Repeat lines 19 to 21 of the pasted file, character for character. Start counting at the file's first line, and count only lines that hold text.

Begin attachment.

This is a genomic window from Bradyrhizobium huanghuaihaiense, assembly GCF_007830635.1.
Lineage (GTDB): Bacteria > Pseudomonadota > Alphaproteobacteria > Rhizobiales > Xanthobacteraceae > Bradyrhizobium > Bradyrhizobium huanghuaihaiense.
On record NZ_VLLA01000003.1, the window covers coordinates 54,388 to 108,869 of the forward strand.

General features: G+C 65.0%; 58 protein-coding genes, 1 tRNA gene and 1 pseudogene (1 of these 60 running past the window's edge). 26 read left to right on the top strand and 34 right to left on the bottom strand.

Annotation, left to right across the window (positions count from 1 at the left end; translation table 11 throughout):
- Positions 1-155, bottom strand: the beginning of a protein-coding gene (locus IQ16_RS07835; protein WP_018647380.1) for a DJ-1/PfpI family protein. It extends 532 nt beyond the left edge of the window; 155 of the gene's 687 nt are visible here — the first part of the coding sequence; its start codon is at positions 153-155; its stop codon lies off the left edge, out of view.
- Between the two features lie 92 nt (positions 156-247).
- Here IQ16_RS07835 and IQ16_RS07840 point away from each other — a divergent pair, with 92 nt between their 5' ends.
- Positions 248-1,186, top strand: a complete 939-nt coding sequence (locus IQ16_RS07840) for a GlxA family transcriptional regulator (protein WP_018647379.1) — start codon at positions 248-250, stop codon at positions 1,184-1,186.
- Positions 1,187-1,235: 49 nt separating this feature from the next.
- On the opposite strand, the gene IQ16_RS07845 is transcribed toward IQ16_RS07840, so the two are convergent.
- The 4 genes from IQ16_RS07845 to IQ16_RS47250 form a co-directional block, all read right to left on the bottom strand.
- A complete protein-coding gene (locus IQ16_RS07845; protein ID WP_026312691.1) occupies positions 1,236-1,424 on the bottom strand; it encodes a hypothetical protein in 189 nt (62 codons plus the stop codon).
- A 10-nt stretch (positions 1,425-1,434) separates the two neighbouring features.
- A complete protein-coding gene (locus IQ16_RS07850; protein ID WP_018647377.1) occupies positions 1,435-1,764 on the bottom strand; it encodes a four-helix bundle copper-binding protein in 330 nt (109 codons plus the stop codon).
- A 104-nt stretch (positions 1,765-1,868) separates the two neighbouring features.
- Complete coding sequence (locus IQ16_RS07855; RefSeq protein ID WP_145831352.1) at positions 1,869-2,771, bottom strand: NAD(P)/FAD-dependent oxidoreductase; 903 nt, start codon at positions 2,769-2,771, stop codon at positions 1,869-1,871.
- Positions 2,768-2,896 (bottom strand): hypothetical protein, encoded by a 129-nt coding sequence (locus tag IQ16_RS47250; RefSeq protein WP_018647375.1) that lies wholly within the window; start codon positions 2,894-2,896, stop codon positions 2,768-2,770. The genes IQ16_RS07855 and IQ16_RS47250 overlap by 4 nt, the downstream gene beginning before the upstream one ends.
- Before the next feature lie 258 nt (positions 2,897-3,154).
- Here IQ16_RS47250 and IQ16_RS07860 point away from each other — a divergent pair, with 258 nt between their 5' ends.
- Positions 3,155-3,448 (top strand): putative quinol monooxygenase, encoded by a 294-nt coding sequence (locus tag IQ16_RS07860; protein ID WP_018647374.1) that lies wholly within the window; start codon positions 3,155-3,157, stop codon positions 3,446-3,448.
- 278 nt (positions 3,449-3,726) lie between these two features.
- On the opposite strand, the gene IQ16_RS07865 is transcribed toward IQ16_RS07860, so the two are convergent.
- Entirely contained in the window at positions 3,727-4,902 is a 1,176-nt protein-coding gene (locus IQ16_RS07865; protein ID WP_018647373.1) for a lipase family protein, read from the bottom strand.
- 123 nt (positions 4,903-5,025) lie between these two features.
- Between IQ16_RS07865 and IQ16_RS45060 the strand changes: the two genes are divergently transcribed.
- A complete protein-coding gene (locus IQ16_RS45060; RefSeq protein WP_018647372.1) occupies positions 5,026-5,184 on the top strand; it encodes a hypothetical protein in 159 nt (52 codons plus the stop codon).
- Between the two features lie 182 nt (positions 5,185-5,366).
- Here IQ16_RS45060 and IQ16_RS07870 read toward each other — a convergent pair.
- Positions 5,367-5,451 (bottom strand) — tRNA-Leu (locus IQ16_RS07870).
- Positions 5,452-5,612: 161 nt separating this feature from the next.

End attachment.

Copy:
- Before the next feature lie 258 nt (positions 2,897-3,154).
- Here IQ16_RS47250 and IQ16_RS07860 point away from each other — a divergent pair, with 258 nt between their 5' ends.
- Positions 3,155-3,448 (top strand): putative quinol monooxygenase, encoded by a 294-nt coding sequence (locus tag IQ16_RS07860; protein ID WP_018647374.1) that lies wholly within the window; start codon positions 3,155-3,157, stop codon positions 3,446-3,448.